“We already have what we would deem to be a number of small stores,” Schlicker said, citing Stop & Shop locations that range anywhere from just over 14,000 square feet to 80,000-square-foot superstores.

“We think — based on the geographies that we are in and based on the barriers to entry in those markets — our ability to enter a market using a smaller footprint will open up a lot of opportunities for us,” he said. “We are clearly working toward that. It is part of our strategy. We are working on it from a supply chain point of view, we are working on it from the perspective of what are the most essential elements by market, so that when those opportunities arise, or as we go out to seek those opportunities, we are going to do it with a clearly defined strategy about how to make it more relevant.”

Schlicker noted that although sister chain Giant of Carlisle is experimenting with a convenience store format, Stop & Shop and Giant-Landover have no plans to pursue that avenue. He said he has been “working on some things” with regard to the small format with Giant-Carlisle, however, and has, along with Martin, visited with Albert Heijn in the Netherlands to discuss that chain's experience.

“Our efforts are more on smaller-sized supermarkets,” Schlicker said. “But we are also going to build some larger supermarkets, and we think there are locations where a larger-than-typical Stop & Shop or Giant-Landover store will make sense. We are looking at all the options. The real estate environment is rapidly changing, and we are planning for growth in a number of ways, but most certainly with stores that are smaller than typical Stop & Shop and Giant-Landover.”

He said the two chains do see opportunities for growth starting to present themselves in the market.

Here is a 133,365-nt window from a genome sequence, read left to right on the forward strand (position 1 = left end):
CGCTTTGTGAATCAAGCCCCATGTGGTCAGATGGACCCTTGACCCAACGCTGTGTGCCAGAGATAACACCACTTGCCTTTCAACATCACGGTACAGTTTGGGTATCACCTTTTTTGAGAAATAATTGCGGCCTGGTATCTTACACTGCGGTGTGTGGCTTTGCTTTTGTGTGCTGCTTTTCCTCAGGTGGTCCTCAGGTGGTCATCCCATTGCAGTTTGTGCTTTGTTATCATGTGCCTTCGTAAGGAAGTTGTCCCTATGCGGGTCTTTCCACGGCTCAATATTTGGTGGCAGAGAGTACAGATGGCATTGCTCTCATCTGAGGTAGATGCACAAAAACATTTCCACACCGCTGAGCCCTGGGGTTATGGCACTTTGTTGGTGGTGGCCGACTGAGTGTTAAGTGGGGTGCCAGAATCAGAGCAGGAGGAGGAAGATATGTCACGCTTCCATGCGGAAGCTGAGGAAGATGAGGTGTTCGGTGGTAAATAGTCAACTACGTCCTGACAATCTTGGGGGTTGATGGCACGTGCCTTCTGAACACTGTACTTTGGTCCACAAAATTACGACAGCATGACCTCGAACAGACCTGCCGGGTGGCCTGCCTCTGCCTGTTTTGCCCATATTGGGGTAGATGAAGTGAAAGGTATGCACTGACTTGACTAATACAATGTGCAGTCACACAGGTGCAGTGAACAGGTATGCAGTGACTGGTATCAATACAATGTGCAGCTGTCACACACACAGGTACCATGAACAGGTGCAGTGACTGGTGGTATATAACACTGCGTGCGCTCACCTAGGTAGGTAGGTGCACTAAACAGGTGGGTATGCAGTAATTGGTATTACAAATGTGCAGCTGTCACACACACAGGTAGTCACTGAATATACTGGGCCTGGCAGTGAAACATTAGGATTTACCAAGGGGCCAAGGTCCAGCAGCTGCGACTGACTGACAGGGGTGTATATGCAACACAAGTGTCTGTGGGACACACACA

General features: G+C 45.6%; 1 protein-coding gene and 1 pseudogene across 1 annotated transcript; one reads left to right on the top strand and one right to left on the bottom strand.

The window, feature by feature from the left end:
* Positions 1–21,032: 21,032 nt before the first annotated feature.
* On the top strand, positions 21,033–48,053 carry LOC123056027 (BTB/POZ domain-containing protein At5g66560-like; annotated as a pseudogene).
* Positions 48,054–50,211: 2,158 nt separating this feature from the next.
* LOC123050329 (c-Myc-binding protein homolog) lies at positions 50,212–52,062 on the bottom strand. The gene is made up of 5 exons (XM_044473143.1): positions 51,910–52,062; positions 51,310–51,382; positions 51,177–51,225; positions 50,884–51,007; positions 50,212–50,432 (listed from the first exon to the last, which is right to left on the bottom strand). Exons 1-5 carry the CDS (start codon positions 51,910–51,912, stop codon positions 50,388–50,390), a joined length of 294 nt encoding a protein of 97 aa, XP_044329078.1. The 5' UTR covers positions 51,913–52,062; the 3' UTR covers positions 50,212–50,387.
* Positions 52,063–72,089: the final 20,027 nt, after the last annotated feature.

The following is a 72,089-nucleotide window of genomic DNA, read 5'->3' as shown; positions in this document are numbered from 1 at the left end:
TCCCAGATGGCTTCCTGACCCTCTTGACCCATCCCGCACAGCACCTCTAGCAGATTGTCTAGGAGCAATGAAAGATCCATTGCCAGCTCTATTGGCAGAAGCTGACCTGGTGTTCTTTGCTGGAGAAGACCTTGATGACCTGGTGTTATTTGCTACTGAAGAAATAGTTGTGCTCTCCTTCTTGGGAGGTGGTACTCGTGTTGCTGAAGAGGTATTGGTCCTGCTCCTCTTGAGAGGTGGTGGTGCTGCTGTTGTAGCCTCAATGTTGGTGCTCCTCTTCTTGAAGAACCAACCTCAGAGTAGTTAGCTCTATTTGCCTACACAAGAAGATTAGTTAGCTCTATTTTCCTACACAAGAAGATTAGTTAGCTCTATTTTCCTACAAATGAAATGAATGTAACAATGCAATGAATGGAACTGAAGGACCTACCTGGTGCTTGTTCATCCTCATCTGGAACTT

“There are some places that we hadn't thought we could get into are starting to open up [because of the economy],” he said. “We think, especially with a smaller format, that there's a huge opportunity for us going forward for organic growth.”

In addition, the company's strong balance sheet makes it a good partner for developers.

“As always, we will look at the in-market opportunities that come up. We will evaluate them quickly and we will respond to those that make sense,” he said. “Ahold certainly encourages us to do all of those things.”

Schlicker said he believes Ahold is in a great position to take advantage of acquisition opportunities as well — something that is encouraging to the organization.

“We've had a lot of divestitures, so the concept of acquisitions going forward, wherever they may be, is certainly something that energizes the folks here.

“When I go to the stores, I see that people are excited about the business and are great at execution,” he said. “It always comes back to people and what people have enabled us to do, and it is the confidence that we have in those people that enables us to go forward on this journey.”

About the Award

Supermarket News has named Stop & Shop and Giant of Landover, Md., the winner of SN's 2009 Retail Excellence Award. The chains were selected based on their performance in the current economy and their industry leadership in marketing, health and wellness, and other areas.

SN's annual Retail Excellence Award recognizes a retailer who demonstrates innovative strategies that set it apart from the competition, a deep understanding of its customer base, and has had a positive impact on the food industry in developing new solutions to grow its business.

Past winners were H.E. Butt Grocery Co. in 2003, Kroger in 2004, Hannaford Bros. in 2005, Hy-Vee in 2006, Safeway in 2007 and Kroger again in 2008.

The selection of Stop & Shop and Giant-Landover was made by SN editors after consulting with industry analysts and other observers.

Sponsored by KRAFT FOODS